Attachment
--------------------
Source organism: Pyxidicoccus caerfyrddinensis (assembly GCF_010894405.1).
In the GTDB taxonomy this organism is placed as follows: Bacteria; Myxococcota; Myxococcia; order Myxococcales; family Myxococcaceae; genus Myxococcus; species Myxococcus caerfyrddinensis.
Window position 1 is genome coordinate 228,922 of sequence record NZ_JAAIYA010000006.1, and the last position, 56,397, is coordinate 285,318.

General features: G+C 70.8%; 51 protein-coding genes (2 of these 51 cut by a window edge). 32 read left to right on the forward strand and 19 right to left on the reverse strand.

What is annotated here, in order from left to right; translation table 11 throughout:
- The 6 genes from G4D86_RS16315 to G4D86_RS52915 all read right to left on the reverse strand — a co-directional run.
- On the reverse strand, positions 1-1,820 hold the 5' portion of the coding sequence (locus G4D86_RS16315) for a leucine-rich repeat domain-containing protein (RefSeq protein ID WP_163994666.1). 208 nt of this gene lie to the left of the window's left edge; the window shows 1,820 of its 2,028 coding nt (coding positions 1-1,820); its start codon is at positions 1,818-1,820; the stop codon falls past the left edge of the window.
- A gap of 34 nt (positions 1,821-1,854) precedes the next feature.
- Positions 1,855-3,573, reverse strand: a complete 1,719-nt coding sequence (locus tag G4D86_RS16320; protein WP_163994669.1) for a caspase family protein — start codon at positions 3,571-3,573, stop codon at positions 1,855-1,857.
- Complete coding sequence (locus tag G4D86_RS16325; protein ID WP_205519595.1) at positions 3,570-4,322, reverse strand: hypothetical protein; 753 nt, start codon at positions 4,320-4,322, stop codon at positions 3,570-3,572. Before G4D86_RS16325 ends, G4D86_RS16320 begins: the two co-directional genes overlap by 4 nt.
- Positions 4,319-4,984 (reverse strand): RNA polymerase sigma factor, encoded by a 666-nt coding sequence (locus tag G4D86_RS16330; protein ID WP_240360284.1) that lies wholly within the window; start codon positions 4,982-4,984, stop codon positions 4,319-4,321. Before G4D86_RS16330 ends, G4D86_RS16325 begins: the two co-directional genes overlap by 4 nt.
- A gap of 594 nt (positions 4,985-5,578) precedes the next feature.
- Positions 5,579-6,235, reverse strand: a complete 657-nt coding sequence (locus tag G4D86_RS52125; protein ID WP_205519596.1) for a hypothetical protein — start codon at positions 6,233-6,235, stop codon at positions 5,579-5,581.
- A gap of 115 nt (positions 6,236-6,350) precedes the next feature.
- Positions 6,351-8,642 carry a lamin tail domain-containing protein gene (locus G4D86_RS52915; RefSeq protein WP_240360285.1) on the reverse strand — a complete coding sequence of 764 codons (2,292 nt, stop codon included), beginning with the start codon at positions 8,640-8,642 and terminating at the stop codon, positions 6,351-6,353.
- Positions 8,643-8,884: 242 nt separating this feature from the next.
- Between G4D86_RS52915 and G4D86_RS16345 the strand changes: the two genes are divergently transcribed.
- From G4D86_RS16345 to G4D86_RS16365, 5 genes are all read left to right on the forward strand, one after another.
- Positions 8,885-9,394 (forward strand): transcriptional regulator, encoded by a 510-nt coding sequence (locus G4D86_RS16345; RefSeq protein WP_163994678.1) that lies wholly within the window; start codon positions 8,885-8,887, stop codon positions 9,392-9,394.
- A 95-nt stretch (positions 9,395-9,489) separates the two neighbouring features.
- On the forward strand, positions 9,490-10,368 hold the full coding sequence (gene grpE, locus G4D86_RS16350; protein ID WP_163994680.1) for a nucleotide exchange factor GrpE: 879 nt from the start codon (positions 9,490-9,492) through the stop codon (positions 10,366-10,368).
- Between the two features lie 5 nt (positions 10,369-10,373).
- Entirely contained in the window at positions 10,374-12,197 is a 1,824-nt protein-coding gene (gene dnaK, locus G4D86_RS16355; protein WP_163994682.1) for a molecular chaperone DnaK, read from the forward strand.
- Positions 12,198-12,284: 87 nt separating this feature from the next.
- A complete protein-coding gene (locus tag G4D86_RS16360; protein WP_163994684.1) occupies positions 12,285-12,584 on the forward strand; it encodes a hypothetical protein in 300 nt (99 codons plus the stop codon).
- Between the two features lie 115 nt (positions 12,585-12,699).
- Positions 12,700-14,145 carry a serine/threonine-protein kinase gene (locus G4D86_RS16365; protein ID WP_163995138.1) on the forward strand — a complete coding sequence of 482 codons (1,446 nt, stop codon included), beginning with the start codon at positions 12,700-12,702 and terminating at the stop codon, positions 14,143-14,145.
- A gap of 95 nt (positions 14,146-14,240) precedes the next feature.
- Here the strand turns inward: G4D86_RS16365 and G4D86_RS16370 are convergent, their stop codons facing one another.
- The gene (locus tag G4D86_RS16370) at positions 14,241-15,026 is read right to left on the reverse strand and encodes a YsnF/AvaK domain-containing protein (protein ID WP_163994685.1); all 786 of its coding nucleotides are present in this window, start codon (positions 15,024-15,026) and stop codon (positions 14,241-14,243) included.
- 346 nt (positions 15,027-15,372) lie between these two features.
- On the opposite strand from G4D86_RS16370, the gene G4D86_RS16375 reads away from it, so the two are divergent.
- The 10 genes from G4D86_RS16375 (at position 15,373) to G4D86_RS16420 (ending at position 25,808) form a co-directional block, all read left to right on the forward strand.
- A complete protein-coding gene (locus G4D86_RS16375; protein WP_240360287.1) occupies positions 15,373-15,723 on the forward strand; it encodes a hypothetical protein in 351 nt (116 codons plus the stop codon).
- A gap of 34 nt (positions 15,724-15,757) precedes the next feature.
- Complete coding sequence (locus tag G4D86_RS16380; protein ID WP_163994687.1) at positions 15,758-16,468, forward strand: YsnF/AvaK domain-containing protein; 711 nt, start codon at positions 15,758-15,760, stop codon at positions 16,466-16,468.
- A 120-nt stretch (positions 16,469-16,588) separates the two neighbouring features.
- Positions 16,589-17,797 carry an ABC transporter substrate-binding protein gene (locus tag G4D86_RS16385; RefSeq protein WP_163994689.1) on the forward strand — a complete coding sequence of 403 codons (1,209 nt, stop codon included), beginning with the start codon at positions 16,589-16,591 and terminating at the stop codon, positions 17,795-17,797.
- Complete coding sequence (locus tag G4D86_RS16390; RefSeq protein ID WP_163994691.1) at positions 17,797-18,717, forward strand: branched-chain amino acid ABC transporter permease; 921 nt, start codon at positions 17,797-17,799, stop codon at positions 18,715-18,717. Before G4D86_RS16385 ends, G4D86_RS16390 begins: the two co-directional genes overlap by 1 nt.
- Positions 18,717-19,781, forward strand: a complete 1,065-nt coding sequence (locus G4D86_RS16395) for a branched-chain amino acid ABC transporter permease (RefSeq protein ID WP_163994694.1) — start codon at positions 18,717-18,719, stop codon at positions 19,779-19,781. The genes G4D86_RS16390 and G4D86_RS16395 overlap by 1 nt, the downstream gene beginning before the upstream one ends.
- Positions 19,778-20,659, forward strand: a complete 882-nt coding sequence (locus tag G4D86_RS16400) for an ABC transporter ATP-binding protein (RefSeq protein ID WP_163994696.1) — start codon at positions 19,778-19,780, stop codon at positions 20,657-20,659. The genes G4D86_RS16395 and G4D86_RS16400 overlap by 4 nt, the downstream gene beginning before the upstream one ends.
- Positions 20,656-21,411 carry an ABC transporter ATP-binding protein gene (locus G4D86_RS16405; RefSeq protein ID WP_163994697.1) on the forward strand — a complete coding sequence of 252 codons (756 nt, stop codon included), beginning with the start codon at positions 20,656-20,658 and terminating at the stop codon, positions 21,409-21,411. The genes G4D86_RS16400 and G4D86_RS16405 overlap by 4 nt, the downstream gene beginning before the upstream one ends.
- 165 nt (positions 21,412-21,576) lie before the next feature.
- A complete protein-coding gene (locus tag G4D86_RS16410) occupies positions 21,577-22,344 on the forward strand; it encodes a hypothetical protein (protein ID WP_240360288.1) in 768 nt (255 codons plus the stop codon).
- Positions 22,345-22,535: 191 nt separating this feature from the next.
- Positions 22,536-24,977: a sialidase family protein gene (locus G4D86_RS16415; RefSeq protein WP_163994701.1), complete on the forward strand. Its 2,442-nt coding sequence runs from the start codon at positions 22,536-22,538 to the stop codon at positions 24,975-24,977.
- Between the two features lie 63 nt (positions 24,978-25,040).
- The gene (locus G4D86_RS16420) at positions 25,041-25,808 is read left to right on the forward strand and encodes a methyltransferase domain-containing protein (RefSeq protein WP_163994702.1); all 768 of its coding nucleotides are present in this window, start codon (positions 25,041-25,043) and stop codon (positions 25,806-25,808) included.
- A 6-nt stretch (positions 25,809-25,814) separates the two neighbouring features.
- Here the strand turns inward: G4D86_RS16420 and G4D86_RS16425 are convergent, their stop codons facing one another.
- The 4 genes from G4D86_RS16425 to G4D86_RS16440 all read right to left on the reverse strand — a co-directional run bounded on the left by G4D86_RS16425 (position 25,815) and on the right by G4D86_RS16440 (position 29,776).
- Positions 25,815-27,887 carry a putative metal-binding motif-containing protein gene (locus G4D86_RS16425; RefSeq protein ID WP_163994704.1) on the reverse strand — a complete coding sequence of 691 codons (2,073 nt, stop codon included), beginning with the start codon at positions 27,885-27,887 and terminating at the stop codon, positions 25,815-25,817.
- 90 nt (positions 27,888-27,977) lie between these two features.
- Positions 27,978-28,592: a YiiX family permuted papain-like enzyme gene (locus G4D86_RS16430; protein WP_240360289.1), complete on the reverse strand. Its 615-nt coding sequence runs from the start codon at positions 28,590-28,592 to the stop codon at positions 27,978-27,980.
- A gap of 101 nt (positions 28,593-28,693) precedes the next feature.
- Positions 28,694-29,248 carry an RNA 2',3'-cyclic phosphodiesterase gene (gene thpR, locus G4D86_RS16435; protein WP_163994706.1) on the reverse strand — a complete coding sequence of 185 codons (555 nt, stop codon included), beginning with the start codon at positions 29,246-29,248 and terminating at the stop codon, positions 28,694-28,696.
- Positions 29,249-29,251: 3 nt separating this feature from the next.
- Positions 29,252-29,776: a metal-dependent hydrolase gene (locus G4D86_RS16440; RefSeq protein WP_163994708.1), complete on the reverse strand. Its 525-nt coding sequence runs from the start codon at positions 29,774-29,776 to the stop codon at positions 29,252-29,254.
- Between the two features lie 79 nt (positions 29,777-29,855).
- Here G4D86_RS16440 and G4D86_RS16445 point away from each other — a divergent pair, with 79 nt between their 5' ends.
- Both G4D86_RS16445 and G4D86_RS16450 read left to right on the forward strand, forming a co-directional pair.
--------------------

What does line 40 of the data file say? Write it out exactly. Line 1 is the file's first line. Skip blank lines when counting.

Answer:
- Positions 18,717-19,781, forward strand: a complete 1,065-nt coding sequence (locus G4D86_RS16395) for a branched-chain amino acid ABC transporter permease (RefSeq protein ID WP_163994694.1) — start codon at positions 18,717-18,719, stop codon at positions 19,779-19,781. The genes G4D86_RS16390 and G4D86_RS16395 overlap by 1 nt, the downstream gene beginning before the upstream one ends.